The Palace of the Dukes of the Infantado is a 15th-century building, built in 1480 in Elizabethan Gothic style with Renaissance elements, such as diamond points and stone carvings that decorate its spectacular façade, one of its main attractions.

Inside, its rooms are arranged around the Patio de los Leones, highly decorated, with a beautiful Gothic balcony.

The gardens are also an attraction to visit this impressive palace.

Palace of Santa Cruz (Valladolid)

Palace of Santa Cruz (Valladolid).

Inaugurated in 1491 as the Colegio Mayor, it owes its foundation to Cardinal Pedro González de Mendoza and is one of the first examples of Renaissance art in Spain, although it was designed in the Gothic style.

It is entirely carved in limestone ashlar masonry and the portal, with a semicircular arch, was decorated with fine grotesques, taps, dolphins and botanical themes.

Inside, there is the only patio that the property had.

Currently, it houses the bookstore that belonged to the College of the Cardinal, the central dependencies of the University, the Rector's Office and other university administrative bodies.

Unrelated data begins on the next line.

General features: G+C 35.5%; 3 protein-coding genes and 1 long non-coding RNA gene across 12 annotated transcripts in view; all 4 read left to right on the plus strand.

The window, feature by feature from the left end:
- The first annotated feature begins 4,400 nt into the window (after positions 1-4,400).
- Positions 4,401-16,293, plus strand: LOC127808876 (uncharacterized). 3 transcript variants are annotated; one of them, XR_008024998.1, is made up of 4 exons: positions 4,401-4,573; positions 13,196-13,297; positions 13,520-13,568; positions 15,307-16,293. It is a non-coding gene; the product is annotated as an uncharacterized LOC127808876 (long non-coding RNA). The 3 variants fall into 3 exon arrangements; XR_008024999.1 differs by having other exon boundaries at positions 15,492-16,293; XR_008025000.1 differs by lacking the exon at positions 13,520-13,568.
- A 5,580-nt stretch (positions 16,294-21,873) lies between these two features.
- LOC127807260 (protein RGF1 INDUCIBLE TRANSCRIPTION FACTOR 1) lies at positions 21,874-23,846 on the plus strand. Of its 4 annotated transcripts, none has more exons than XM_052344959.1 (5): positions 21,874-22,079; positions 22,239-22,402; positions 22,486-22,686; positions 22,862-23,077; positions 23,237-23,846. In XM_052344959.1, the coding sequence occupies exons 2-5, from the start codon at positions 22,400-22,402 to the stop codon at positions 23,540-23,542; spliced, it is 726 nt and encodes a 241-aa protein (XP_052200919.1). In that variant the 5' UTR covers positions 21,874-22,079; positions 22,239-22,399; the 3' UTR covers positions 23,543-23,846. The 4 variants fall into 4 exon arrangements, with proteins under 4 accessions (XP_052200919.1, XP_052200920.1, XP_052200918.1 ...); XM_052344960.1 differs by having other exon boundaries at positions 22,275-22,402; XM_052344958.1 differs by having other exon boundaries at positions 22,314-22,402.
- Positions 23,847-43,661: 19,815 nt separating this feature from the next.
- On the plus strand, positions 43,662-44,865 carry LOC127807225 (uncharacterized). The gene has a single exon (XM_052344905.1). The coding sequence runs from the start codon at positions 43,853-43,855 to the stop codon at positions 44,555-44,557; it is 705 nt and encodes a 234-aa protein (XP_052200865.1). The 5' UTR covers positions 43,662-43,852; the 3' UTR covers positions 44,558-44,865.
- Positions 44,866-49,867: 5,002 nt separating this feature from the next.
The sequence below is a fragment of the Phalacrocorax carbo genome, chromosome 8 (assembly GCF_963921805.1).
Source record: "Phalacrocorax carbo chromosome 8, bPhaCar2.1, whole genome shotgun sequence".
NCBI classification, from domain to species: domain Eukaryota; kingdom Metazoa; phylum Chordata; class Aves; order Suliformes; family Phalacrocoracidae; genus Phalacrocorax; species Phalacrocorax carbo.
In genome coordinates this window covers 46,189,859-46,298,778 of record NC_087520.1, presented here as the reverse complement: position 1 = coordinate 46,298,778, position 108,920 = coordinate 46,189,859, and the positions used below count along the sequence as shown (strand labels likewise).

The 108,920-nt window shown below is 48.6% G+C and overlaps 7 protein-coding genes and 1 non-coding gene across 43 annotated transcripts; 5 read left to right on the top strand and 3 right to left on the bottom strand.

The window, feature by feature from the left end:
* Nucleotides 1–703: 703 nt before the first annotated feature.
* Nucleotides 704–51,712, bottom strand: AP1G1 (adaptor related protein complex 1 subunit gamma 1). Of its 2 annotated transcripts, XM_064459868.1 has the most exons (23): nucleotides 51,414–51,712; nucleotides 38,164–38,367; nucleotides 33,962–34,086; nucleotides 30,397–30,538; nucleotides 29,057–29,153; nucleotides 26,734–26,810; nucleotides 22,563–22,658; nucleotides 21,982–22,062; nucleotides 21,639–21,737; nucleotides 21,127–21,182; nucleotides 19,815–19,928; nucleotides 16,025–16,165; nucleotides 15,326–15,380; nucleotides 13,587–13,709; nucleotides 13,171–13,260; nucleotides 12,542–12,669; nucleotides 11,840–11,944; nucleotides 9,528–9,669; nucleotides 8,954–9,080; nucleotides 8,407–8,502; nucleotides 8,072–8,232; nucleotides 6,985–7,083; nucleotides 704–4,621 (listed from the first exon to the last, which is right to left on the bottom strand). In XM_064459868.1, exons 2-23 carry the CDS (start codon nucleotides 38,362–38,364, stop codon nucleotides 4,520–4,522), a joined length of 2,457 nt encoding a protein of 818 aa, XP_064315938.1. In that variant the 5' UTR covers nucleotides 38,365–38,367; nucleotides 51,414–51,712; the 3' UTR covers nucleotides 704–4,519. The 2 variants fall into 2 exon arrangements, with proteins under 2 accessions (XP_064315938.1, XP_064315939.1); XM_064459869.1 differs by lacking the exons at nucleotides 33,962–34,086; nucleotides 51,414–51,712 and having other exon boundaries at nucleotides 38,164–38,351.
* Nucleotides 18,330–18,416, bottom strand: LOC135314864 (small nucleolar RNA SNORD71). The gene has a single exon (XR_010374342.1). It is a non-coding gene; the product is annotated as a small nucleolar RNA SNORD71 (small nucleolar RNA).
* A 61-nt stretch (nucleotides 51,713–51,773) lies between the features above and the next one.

Guell Palace (Barcelona)

Guell Palace (Barcelona).

This palace built between 1885 and 1890 commissioned by the industrialist Eusebi Güell to the architect Antoni Gaudí is located in the center of Barcelona.

The modernist building, declared a World Heritage Site by UNESCO, is one of Gaudí's main works.

Each of its rooms represents the eclectic legacy of the Catalan genius, but one of the most peculiar parts of the Palace is the roof terrace, an area of ​​more than 400 square meters decorated with curious chimneys covered with colored ceramics.

Conforms to The Trust Project criteria

Know more

See links of interest

  • Last News

  • What

  • Check Christmas Lottery

  • Work calendar 2022

  • Apothecary Garcia

  • The reading

  • Cagliari - Fiorentina

  • Granada CF - Osasuna

  • Burgos CF - Leganes

  • Arsenal - Burnley

  • Crystal Palace-Liverpool